Do You Know About Emotions?
What is an Emotion?
“An emotion is a feeling comprising physiological and behavioral (and possibly cognitive) reactions to internal and external events” – Sternberg, R. In search of the human mind, 2nd Ed.Harcourt, Brace, 1998 p 542.
Basic emotions regulate us in response to environmental challenges and opportunities. While there is no definitive list of basic emotions, one popular one (from emotion expert Paul Ekman) contains six: fear, anger, sadness, disgust, surprise, and joy.
Display of Emotions
Though people may recognize the facial expressions of basic emotions, the way in which they are experienced and expressed vary among cultures. Some cultures prefer an open show of emotions. E.g. shouting, crying, gesturing body language, swearing and cursing. While some cultures prefer a low key, rational approach to emotions. E.g. - Quiet tone of voice, minimal body language.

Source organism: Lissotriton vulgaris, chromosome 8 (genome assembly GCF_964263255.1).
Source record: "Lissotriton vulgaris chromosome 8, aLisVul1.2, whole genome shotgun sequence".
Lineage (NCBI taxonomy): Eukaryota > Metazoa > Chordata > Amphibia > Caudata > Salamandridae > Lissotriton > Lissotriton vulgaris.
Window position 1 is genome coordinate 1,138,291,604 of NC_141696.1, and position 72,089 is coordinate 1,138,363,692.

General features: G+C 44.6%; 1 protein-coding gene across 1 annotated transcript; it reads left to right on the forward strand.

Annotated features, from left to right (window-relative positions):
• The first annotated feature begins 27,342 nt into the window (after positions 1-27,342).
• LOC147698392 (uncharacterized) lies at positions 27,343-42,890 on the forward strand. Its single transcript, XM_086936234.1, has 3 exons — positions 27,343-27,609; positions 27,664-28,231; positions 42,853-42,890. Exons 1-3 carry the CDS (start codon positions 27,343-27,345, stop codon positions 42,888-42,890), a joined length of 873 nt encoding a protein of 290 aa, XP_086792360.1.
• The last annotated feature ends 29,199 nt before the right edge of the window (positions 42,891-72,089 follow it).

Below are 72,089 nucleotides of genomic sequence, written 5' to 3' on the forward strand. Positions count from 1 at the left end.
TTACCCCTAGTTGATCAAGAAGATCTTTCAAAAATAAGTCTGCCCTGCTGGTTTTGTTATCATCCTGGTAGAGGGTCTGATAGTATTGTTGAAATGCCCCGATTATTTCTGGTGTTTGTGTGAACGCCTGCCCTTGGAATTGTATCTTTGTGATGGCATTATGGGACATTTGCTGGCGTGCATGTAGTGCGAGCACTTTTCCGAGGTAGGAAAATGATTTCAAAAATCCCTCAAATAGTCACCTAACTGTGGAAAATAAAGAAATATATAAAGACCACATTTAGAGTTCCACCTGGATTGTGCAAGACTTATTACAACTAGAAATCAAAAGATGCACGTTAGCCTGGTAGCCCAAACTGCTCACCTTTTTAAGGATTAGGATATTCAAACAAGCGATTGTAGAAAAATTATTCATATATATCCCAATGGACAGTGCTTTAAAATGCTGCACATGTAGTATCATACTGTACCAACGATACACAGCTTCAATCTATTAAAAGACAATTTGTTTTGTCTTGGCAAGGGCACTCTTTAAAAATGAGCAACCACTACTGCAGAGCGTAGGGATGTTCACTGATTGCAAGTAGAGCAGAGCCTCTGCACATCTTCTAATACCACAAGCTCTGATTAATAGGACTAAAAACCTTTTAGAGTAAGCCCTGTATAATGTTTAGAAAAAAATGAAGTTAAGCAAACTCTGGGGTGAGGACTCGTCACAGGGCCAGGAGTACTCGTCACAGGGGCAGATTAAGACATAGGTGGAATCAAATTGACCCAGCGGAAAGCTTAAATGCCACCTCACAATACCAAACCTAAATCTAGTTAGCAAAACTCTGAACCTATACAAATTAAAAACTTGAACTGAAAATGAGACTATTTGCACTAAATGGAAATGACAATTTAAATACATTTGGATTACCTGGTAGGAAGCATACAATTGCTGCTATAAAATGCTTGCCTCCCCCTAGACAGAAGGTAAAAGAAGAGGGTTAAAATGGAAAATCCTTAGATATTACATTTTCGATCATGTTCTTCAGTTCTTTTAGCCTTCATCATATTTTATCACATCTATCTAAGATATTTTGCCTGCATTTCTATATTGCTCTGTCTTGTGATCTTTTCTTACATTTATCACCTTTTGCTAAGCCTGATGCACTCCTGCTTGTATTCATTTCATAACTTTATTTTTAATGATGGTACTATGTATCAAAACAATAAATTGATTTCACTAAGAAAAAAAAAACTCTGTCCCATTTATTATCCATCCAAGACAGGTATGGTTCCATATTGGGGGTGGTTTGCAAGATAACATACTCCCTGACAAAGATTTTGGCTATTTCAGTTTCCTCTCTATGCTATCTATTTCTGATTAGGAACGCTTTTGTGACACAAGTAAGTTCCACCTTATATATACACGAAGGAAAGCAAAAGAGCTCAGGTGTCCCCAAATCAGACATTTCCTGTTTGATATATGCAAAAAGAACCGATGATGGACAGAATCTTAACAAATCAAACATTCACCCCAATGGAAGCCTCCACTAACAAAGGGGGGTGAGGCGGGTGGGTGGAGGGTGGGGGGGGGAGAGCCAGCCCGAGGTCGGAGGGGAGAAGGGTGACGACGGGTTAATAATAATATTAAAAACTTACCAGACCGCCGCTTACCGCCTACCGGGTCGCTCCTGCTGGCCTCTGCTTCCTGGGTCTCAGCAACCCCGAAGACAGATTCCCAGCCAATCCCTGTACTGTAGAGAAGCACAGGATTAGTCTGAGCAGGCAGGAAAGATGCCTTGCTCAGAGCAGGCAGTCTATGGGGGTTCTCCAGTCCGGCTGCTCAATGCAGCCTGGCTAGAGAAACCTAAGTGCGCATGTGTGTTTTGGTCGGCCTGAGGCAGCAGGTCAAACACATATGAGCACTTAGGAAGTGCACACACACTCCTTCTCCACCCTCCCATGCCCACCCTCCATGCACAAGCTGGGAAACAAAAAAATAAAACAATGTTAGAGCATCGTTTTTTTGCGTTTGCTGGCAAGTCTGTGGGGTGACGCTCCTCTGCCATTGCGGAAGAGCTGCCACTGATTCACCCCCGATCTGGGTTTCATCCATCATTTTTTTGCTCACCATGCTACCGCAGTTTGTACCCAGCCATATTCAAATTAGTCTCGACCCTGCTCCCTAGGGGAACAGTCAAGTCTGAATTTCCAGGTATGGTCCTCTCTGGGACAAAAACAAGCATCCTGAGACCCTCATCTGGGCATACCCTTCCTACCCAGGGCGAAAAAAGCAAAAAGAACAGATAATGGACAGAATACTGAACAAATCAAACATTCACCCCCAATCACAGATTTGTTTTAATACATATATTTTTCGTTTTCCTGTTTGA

Cultural norms about Emotion and Emotional expression in Individualistic and collectivist cultures
Individualistic cultures view the individual as the most important social unit. They value and promote uniqueness, separateness, and autonomy (Markus & Kitayama, 1991). Therefore, emotions are seen as important personal experiences, and their expression is the individual’s right. Individualistic cultures may prescribe rules encouraging outward displays of emotion that exaggerate the strength of the feeling.
Collectivist cultures value groups over individuals, and promote harmony and cooperation within the group rather than individual assertion (Noon & Lewis, 1992). Emotions are seen as interactive experiences and reflect the social context rather than the inner self. Expression of emotion is also controlled, as it is grounded in assessment of the relationship between the self and others (Mesquita, 2000).